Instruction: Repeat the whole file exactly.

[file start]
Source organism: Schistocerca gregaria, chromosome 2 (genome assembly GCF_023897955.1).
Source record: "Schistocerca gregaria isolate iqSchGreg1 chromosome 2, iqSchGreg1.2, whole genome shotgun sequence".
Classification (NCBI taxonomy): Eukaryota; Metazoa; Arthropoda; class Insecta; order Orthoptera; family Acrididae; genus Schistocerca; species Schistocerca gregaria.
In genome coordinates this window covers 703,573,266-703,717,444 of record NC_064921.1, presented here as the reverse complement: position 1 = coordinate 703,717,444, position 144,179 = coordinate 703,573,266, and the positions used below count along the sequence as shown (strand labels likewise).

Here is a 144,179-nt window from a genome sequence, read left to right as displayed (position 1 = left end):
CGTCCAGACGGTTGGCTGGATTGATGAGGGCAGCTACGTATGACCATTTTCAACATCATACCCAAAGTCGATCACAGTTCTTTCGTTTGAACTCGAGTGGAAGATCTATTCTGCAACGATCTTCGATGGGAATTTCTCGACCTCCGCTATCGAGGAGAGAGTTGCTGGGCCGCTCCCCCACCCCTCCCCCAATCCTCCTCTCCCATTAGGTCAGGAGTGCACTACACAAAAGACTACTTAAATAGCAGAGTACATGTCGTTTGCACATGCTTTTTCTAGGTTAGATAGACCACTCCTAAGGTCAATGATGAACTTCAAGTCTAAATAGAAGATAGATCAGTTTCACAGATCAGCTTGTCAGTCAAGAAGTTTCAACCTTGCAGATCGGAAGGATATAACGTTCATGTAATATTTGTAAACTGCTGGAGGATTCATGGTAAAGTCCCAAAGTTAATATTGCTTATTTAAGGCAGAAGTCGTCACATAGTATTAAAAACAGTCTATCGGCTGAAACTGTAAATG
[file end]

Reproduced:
Source organism: Schistocerca gregaria, chromosome 2 (genome assembly GCF_023897955.1).
Source record: "Schistocerca gregaria isolate iqSchGreg1 chromosome 2, iqSchGreg1.2, whole genome shotgun sequence".
Classification (NCBI taxonomy): Eukaryota; Metazoa; Arthropoda; class Insecta; order Orthoptera; family Acrididae; genus Schistocerca; species Schistocerca gregaria.
In genome coordinates this window covers 703,573,266-703,717,444 of record NC_064921.1, presented here as the reverse complement: position 1 = coordinate 703,717,444, position 144,179 = coordinate 703,573,266, and the positions used below count along the sequence as shown (strand labels likewise).

Here is a 144,179-nt window from a genome sequence, read left to right as displayed (position 1 = left end):
CGTCCAGACGGTTGGCTGGATTGATGAGGGCAGCTACGTATGACCATTTTCAACATCATACCCAAAGTCGATCACAGTTCTTTCGTTTGAACTCGAGTGGAAGATCTATTCTGCAACGATCTTCGATGGGAATTTCTCGACCTCCGCTATCGAGGAGAGAGTTGCTGGGCCGCTCCCCCACCCCTCCCCCAATCCTCCTCTCCCATTAGGTCAGGAGTGCACTACACAAAAGACTACTTAAATAGCAGAGTACATGTCGTTTGCACATGCTTTTTCTAGGTTAGATAGACCACTCCTAAGGTCAATGATGAACTTCAAGTCTAAATAGAAGATAGATCAGTTTCACAGATCAGCTTGTCAGTCAAGAAGTTTCAACCTTGCAGATCGGAAGGATATAACGTTCATGTAATATTTGTAAACTGCTGGAGGATTCATGGTAAAGTCCCAAAGTTAATATTGCTTATTTAAGGCAGAAGTCGTCACATAGTATTAAAAACAGTCTATCGGCTGAAACTGTAAATG